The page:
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Exasperating -- but worth the slog
on March 26, 2005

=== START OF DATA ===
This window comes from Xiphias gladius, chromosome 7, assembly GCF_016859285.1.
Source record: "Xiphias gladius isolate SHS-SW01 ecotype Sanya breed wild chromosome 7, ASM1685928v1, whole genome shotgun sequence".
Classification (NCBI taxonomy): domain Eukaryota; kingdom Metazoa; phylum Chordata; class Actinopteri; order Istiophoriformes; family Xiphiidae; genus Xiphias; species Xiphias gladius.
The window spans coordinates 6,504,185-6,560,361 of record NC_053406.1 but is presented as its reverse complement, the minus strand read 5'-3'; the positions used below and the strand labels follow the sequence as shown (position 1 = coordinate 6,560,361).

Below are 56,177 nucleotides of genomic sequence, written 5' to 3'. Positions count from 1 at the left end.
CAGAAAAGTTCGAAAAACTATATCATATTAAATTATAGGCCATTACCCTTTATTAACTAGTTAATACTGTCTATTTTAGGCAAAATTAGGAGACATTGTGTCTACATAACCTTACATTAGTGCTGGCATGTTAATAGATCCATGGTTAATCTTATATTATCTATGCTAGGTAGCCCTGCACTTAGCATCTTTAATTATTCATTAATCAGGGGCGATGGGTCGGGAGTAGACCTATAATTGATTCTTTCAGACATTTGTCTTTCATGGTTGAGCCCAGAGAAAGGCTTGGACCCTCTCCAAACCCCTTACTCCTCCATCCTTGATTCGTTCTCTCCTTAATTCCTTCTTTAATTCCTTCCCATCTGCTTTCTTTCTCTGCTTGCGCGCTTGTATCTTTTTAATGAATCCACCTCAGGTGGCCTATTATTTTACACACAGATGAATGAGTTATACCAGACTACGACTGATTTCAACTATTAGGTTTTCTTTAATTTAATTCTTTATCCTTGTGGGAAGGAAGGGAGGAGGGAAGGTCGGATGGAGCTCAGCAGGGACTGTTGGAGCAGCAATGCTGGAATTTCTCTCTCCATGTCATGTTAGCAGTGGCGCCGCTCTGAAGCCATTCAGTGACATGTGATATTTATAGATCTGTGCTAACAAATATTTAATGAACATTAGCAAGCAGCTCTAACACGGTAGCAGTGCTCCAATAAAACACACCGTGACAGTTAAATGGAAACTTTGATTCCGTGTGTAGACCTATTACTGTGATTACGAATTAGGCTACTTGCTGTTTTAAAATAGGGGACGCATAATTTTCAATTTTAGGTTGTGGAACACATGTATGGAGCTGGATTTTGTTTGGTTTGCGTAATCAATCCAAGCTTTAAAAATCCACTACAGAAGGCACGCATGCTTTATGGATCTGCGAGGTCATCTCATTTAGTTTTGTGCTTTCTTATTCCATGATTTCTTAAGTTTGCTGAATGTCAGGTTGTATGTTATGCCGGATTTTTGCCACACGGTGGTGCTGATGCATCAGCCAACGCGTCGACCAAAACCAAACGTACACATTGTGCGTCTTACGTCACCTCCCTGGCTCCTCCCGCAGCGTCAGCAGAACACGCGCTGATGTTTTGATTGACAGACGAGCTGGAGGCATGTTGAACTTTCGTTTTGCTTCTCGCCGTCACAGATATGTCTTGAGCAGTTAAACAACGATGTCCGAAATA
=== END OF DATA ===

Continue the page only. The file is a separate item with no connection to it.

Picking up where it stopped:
What an exasperating book. At times, The Making of Modern Japan is a joy to read, filled with wonderful translations of primary sources and with Jansen's own wry asides. At others, the prose is painfully academic. It's almost like it was written by different authors. I found the first quarter of the book, a detailed description of the Tokugawa status quo on the eve of revolutionary change, to be deadly dull - 200 pages of sentences, none of which seemed to contain verbs. As the action increases - and Japan begins to reform in the face of foreign pressure - the book gets better. But even here the prose can be deadly. Readers approaching Jansen's otherwise interesting survey of Meiji culture must first get past this sentence, standing like a sentinel at the start of Chapter 14 waiting to bludgeon them senseless: "Histories of Meiji Japan usually follow a periodization derived from the construction of the modern nation-state.'' I found myself crying: "Stop this man before he writes `periodization' again!" But Jansen's immense knowledge, judicious analysis and well-chosen excerpts redeem the book. I loved the Japanese scholar who, upon encountering Western learning, describes the joy of discovery as "sweet as sugar cane.'' I was thunderstruck by the 19th century writer who sounds like Saruman ranting in Isengard as he extols the glories of environmental destruction: "The smoke coiling up from thousands of chimneys will obscure the sun. Ship masts will be as numerous as trees in a forest. The sound of drills, levers and hammers will be orchestrated with the echoes of steam engines...How delightful it will be!" The book also concludes with a lengthy and useful list of recommended reading. For readers who want a comprehensive, balanced and at times delightful introduction to the events that made modern Japan, this book is worth the slog. But a slog it sometimes is.